Natasha Trethewey’s well-mannered, well-meaning poems are as confused about race as the rest of us. The daughter of a black mother and white father, she was raised in the deep South of the Sixties, when the civil rights acts had still not penetrated the backwaters of her state. (Some would say that in large swatches of the South they haven’t penetrated yet.) Under the miscegenation laws, her parents’ marriage was illegal. In Native Guard, she has wrapped a memoir of her childhood around Civil War history—near her hometown, miles off the coast, former slaves and free men-of-color mustered into the Union army stood guard over Confederate POWs at a ramshackle island fort.[1] A soldier notes in his diary:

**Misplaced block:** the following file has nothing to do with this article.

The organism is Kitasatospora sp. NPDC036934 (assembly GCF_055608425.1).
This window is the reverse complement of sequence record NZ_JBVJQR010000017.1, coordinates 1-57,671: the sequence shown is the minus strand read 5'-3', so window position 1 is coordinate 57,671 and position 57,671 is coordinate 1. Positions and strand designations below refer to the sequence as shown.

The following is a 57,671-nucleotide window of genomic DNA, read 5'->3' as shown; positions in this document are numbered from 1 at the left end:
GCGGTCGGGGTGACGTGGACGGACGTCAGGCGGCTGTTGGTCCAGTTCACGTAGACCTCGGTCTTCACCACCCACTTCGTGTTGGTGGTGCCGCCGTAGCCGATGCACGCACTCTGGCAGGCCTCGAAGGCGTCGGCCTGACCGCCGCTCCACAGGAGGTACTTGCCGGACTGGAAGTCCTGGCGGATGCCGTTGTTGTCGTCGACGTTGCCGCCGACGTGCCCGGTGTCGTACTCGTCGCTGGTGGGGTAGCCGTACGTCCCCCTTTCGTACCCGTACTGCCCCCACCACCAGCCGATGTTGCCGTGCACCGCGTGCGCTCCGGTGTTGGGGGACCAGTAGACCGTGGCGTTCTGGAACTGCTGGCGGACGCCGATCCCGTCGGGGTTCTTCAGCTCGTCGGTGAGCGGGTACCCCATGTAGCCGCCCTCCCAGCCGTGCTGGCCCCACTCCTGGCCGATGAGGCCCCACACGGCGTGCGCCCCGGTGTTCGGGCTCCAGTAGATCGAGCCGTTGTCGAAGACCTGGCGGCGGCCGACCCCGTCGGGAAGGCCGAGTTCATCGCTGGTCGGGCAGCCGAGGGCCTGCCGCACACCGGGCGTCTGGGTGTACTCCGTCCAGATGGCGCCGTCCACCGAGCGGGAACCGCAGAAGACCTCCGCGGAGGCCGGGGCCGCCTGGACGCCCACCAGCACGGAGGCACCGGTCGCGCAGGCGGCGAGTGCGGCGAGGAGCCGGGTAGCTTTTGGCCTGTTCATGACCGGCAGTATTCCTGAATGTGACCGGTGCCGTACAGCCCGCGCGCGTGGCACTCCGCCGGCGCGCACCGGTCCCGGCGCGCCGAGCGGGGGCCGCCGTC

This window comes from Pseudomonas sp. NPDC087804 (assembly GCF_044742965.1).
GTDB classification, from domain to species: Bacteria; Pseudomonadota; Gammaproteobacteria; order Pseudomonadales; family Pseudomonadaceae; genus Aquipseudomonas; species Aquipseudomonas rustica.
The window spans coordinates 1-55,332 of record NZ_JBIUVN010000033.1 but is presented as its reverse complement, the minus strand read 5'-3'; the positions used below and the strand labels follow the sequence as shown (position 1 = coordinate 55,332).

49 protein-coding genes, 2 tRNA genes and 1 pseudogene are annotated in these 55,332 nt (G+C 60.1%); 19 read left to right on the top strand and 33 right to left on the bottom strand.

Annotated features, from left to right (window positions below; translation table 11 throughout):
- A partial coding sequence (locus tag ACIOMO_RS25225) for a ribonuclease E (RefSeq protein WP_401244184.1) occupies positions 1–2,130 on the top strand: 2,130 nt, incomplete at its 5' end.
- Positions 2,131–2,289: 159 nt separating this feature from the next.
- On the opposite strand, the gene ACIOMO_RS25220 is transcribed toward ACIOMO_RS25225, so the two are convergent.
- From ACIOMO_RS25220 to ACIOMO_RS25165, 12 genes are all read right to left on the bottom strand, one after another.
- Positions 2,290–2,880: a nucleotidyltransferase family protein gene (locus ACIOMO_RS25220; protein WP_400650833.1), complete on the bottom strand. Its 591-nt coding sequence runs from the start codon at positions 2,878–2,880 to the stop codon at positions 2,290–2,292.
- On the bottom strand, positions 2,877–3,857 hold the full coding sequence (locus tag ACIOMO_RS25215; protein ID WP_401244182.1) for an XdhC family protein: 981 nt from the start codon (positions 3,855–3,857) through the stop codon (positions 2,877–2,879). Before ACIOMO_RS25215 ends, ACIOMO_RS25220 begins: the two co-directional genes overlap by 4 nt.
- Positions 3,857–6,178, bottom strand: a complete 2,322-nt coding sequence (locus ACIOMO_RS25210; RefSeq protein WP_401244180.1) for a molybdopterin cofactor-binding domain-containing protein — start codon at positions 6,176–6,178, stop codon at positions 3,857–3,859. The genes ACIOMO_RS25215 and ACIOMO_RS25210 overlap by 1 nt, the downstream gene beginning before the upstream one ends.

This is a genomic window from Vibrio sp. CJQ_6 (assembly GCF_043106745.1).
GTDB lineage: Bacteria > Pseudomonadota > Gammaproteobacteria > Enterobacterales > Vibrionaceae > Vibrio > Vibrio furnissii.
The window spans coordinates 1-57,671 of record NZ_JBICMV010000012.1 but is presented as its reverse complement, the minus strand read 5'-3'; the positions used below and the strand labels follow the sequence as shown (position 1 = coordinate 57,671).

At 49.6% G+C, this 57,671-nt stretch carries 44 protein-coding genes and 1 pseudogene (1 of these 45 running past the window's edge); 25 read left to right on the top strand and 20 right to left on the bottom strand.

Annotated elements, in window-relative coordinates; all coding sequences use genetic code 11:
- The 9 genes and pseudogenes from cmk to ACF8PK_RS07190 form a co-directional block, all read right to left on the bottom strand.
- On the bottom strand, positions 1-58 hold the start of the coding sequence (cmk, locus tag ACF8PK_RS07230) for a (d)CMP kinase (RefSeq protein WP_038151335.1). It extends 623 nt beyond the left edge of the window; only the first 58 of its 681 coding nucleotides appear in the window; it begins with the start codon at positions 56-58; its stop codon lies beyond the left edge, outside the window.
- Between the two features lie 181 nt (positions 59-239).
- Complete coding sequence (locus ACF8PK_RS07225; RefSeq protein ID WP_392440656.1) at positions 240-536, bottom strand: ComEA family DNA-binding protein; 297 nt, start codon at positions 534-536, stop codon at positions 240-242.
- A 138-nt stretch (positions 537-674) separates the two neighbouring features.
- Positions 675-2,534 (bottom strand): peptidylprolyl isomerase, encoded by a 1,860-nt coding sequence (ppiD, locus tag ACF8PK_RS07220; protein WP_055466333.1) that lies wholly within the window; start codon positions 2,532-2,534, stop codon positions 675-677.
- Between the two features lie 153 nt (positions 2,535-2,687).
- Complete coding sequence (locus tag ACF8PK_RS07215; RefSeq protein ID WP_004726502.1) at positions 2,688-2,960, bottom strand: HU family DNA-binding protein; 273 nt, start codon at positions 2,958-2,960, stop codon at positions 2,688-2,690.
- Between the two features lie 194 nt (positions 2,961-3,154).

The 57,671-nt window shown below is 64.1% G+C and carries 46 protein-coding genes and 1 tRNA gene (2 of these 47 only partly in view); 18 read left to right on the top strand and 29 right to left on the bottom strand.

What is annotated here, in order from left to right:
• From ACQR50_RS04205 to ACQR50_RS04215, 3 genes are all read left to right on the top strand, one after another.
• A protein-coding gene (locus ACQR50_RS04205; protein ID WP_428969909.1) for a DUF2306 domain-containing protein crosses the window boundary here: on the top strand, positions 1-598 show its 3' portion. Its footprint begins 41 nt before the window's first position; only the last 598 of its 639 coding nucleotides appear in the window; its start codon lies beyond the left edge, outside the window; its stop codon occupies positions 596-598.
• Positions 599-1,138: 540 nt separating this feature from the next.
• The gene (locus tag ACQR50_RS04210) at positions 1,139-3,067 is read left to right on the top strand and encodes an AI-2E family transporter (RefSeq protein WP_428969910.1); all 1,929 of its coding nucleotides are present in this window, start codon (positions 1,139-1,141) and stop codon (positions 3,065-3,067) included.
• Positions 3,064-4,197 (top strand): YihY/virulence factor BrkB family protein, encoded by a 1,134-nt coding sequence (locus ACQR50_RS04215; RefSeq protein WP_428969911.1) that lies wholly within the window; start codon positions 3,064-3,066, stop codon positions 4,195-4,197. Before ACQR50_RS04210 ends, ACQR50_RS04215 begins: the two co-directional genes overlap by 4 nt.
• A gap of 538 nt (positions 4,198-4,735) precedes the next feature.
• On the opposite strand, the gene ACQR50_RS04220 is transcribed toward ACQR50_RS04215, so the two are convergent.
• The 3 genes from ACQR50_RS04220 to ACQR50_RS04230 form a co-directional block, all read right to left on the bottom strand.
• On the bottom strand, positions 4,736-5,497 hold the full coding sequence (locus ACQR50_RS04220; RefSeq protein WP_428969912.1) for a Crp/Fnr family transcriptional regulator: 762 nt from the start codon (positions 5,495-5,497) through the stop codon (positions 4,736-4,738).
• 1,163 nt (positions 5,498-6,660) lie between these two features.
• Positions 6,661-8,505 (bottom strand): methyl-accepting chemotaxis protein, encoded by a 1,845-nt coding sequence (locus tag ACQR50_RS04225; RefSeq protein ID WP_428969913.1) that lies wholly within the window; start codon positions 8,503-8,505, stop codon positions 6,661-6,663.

Truth be told, I do not want to forget
anything of my former life: the landscape’s

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